But not all racing folk share those views.
Several influential leading figures within the sport including the late commentator and journalist Sir Peter O’Sullevan and former champion jump jockey John Francome have long voiced their favouring of much greater control and even a total ban on the use of the whip. Francome’s views (he favours a complete ban) are based on a belief that a total whip ban would encourage higher standards of horsemanship and also encourage more people to engage with the sport. Legendary US jockey, the late Bill Shoemaker, was quoted as saying ‘more races are lost by the whip than are ever won by it’. O’Sullevan likewise believed that ongoing disregard for whip rules by jockeys was damaging to racing.
The newly appointed Racing Post editor Tom Kerr added fuel to the fire, writing a strongly worded article on why he believed a total ban was necessary and inevitable. Kerr was keen to stress he believed there was no welfare issue associated with correct use of the whip but, contrary to Kevin Blake and James Willoughby who would, in short, like racing to stand firm and defend its position, Tom Kerr highlighted the ‘visceral perception’ describing, graphically, the viewpoint that a person with no connection or bias towards the sport might hold. ‘All they see is the appearance of violence being inflicted upon animals, a sight that is otherwise as alien to modern life as freak shows and madhouses and to many just as abhorrent. The perception is appalling; it is of a sport that punishes its heroes.’ Strong stuff indeed, no doubt designed to some extent to provoke a reaction, which it did.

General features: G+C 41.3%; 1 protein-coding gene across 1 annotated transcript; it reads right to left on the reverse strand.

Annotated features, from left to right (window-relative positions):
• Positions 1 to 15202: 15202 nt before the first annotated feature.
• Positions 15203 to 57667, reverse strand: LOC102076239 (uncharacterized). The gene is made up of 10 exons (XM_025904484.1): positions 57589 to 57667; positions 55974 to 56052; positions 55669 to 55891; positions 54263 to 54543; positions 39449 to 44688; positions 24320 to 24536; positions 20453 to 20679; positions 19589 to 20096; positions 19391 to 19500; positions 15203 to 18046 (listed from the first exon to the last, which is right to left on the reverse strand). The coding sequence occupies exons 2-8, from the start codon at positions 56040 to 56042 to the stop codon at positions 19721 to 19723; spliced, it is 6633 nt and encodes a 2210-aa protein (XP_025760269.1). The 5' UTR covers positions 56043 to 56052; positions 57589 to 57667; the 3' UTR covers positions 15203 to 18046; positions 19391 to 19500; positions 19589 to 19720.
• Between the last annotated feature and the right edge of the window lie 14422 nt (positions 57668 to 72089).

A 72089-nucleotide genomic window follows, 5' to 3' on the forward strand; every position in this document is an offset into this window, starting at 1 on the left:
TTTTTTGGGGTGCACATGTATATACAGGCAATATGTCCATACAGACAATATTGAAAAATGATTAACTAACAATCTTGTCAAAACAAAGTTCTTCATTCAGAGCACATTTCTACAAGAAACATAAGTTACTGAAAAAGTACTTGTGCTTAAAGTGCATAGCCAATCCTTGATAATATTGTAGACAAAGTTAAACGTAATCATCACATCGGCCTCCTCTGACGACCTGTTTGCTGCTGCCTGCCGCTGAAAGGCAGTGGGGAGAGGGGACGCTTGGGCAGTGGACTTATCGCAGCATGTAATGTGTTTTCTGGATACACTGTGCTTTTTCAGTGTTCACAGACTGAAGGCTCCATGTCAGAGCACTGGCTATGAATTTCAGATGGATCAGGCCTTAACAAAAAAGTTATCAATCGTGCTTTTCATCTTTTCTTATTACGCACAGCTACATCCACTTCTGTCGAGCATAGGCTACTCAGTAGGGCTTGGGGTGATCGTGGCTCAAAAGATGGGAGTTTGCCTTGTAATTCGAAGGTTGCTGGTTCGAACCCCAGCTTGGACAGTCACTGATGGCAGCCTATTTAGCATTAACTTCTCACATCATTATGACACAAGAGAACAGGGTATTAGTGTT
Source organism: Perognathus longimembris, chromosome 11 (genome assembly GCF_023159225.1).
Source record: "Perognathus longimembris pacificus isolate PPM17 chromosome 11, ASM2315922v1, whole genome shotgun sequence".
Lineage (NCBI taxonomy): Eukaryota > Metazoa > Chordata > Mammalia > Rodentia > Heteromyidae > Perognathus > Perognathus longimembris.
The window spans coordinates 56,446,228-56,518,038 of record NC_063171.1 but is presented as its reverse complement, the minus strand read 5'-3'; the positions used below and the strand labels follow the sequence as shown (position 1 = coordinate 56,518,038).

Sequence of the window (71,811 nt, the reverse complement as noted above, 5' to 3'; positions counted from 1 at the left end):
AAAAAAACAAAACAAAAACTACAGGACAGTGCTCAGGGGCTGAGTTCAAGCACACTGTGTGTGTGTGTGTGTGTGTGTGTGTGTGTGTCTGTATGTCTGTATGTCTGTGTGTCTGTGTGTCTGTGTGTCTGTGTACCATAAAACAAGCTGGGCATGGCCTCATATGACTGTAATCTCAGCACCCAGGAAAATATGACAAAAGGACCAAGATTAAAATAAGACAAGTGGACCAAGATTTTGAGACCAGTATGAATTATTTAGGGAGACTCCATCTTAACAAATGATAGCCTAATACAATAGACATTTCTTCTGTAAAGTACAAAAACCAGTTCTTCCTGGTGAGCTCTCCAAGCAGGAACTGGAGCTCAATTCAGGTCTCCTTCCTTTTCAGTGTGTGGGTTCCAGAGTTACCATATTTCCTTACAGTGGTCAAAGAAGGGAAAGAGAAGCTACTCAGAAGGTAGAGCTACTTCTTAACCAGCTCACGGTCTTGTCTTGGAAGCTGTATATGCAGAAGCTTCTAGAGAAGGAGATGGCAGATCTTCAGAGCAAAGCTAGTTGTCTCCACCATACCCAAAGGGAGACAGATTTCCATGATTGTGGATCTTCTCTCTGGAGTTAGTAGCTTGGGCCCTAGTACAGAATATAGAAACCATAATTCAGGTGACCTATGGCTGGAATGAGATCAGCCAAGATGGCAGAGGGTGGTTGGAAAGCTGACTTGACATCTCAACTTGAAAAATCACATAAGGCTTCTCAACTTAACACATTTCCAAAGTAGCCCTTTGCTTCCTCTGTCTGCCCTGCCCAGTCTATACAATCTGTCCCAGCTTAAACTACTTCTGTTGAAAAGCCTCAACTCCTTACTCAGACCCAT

Kerr goes on to argue that racing would be none the worse for a total whip ban, viewing such a move as an inevitable eventuality.